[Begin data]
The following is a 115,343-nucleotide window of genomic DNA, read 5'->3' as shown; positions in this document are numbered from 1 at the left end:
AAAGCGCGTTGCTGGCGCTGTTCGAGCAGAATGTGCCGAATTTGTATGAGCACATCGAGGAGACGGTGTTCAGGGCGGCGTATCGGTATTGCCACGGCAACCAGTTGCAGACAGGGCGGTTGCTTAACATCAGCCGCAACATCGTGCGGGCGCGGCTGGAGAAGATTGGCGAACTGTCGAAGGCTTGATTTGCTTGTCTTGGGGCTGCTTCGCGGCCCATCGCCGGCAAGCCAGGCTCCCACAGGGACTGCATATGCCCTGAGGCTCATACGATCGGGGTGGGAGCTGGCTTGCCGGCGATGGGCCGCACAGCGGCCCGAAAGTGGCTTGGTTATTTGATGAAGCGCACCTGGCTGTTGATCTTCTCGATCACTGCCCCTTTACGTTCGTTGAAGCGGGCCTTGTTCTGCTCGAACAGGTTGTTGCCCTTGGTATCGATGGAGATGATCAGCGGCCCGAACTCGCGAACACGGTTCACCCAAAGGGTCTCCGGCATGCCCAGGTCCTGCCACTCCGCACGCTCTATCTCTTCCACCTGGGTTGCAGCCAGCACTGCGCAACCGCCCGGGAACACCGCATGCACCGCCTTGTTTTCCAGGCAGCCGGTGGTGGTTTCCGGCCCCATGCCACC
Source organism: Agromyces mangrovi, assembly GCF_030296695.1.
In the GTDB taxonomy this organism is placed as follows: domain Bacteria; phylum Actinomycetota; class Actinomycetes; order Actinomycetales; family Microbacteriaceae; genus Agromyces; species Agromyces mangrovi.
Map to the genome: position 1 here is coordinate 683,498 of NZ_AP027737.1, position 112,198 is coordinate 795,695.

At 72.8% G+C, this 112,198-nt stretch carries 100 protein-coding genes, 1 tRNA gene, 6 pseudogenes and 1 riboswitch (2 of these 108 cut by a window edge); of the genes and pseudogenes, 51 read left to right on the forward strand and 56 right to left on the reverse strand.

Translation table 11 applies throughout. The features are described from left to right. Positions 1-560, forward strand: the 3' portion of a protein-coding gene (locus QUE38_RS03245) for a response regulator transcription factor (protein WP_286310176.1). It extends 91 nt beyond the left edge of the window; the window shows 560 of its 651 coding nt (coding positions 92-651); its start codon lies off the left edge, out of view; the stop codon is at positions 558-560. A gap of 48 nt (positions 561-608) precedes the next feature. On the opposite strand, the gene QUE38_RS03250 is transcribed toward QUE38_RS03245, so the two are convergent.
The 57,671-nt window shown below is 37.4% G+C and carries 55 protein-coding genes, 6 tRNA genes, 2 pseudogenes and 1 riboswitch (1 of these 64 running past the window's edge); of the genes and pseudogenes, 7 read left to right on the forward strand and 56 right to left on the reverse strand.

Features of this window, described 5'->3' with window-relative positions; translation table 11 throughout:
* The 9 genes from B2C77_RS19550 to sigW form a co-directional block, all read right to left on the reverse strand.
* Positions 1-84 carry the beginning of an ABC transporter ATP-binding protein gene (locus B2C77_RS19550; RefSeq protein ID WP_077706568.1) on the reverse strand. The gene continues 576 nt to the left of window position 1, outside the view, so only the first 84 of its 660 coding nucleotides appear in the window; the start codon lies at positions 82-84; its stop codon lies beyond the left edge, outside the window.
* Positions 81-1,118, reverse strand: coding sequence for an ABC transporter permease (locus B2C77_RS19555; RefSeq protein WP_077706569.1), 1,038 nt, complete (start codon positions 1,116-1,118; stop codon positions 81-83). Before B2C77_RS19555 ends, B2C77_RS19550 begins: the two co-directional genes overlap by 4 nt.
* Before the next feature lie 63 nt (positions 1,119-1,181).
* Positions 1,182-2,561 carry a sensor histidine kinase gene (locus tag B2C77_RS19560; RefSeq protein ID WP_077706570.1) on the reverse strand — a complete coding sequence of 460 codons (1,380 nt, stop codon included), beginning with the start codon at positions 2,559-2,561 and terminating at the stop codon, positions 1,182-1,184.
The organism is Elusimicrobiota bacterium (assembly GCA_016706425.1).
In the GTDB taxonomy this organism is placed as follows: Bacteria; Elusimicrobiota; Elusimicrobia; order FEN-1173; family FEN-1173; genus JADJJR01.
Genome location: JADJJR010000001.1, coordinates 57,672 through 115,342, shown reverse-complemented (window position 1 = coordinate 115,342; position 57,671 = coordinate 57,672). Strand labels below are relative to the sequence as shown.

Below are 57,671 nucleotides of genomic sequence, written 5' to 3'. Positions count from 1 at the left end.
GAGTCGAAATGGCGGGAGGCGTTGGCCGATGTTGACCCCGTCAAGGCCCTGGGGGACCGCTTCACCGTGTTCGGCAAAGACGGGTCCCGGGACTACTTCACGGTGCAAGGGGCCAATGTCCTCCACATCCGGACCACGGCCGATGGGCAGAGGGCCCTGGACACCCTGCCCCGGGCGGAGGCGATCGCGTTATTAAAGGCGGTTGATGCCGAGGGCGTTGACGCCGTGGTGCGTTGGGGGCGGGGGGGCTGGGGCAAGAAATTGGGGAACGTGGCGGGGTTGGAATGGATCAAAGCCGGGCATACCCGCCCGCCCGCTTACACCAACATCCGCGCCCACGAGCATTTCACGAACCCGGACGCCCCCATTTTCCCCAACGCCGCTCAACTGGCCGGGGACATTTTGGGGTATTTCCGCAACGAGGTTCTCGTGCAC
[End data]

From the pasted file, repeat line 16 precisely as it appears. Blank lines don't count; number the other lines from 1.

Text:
In the GTDB taxonomy this organism is placed as follows: Bacteria; Elusimicrobiota; Elusimicrobia; order FEN-1173; family FEN-1173; genus JADJJR01.